For the fortunate among us, there is the temptation to follow the easy and familiar paths of personal ambition and financial success so grandly spread before those who enjoy the privilege of education. But that is not the road history has marked out for us. Like it or not, we live in times of danger and uncertainty. But they are also more open to the creative energy of men than any other time in history. All of us will ultimately be judged, and as the years pass we will surely judge ourselves on the effort we have contributed to building a new world society and the extent to which our ideals and goals have shaped that event.
The future does not belong to those who are content with today, apathetic toward common problems and their fellow man alike, timid and fearful in the face of new ideas and bold projects. Rather it will belong to those who can blend vision, reason and courage in a personal commitment to the ideals and great enterprises of American Society. Our future may lie beyond our vision, but it is not completely beyond our control. It is the shaping impulse of America that neither fate nor nature nor the irresistible tides of history, but the work of our own hands, matched to reason and principle, that will determine our destiny. There is pride in that, even arrogance, but there is also experience and truth. In any event, it is the only way we can live.”
That is the way he lived. That is what he leaves us.
My brother need not be idealized, or enlarged in death beyond what he was in life; to be remembered simply as a good and decent man, who saw wrong and tried to right it, saw suffering and tried to heal it, saw war and tried to stop it.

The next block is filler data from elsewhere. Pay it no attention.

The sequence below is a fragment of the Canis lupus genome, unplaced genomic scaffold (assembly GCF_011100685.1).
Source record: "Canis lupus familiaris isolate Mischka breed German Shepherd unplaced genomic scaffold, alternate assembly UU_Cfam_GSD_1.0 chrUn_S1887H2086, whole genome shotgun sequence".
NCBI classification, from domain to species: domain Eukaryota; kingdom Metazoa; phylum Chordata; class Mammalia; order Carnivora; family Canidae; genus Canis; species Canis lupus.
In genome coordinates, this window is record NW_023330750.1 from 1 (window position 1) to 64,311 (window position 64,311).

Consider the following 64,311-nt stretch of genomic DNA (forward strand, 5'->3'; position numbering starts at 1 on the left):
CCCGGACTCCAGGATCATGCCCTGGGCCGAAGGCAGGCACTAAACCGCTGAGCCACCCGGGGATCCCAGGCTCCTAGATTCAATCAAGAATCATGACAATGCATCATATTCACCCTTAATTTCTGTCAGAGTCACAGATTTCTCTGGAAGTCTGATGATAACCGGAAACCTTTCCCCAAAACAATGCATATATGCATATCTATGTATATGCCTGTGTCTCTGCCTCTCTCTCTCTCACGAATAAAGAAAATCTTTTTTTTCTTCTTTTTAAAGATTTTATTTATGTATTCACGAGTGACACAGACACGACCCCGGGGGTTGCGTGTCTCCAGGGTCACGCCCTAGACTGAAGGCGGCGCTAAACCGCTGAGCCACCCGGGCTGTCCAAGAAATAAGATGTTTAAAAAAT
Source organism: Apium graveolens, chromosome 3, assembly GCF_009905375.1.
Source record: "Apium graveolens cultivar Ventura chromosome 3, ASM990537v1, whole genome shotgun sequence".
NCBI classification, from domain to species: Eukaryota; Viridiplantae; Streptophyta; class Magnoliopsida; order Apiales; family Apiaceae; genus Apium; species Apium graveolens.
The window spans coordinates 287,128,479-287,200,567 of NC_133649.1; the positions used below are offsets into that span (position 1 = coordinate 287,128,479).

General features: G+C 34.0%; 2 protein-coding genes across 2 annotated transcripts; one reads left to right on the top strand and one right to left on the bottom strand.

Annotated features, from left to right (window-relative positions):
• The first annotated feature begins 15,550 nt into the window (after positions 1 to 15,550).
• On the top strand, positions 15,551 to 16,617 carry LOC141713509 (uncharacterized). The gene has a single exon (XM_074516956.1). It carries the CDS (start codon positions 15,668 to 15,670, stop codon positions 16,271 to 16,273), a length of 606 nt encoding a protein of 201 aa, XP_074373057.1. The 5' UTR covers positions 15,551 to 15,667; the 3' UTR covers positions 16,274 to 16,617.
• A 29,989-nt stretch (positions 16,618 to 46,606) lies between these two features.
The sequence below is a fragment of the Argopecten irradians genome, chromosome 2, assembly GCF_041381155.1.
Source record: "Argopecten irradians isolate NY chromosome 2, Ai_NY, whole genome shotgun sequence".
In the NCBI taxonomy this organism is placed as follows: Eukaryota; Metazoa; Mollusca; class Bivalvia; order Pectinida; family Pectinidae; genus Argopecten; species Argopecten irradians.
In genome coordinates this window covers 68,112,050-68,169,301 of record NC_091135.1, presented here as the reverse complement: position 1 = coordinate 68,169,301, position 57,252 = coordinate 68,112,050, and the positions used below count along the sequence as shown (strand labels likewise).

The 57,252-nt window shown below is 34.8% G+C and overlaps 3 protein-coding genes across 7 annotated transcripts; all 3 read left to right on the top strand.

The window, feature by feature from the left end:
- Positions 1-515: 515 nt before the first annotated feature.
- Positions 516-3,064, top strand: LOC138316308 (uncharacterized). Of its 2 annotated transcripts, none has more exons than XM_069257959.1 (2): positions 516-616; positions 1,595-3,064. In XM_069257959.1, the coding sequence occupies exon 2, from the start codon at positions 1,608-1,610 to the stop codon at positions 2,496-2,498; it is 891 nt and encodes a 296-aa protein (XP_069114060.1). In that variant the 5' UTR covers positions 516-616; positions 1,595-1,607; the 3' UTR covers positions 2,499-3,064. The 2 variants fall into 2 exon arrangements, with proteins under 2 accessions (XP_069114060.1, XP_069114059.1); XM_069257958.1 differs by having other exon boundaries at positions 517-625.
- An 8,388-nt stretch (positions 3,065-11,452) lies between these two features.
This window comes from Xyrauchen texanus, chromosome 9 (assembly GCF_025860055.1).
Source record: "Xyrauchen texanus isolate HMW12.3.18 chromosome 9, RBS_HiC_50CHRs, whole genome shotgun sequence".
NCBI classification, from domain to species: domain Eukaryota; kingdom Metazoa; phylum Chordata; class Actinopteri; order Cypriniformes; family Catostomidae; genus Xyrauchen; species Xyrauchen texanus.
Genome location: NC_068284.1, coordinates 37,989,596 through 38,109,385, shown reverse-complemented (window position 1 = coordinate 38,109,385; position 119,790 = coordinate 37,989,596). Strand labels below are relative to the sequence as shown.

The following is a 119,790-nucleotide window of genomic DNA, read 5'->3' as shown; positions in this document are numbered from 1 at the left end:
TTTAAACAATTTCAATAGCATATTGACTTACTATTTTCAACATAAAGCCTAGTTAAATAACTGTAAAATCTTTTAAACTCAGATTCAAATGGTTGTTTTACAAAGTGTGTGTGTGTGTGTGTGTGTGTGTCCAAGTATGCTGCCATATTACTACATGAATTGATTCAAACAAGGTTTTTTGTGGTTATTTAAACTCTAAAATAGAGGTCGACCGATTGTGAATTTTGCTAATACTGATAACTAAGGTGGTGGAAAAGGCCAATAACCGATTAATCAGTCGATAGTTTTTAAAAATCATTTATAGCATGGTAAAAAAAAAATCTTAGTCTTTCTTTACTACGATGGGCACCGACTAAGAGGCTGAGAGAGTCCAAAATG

Those of us who loved him and who take him to his rest today, pray that what he was to us and what he wished for others will some day come to pass for all the world.
As he said many times, in many parts of this nation, to those he touched and who sought to touch him:
“Some men see things as they are and say why. I dream things that never were and say why not.”
Politics aside, these words ring true for me today just as they did in yesteryear. We should always “see wrong and try to right it, see suffering and try to heal it, see war and try to stop it.”
This must be true whether it be in our own backyard, in our neighborhood, across our cities and states, and, yes, even across the globe. This includes social injustices, human rights, religious intolerance. We’ve got to stand up for one another and not be afraid of the consequences.
Alas, there will always be some moron who thinks he/she knows best and will attempt to shut one down. That has gone on in society for eons. So has our determination.
Change is never easy; change for the better is always difficult because someone is always asking “how do we define ‘better’ “? One definition I offer would be “one step up from the status quo.”
I guess I haven’t realized it until I re-read Teddy’s eulogy for Bobby, but his last words referencing Bobby’s belief still resonates with me: “Some men see things as they are and say why. I dream things that never were and say why not.”
I try to live this everyday. Won’t you join me?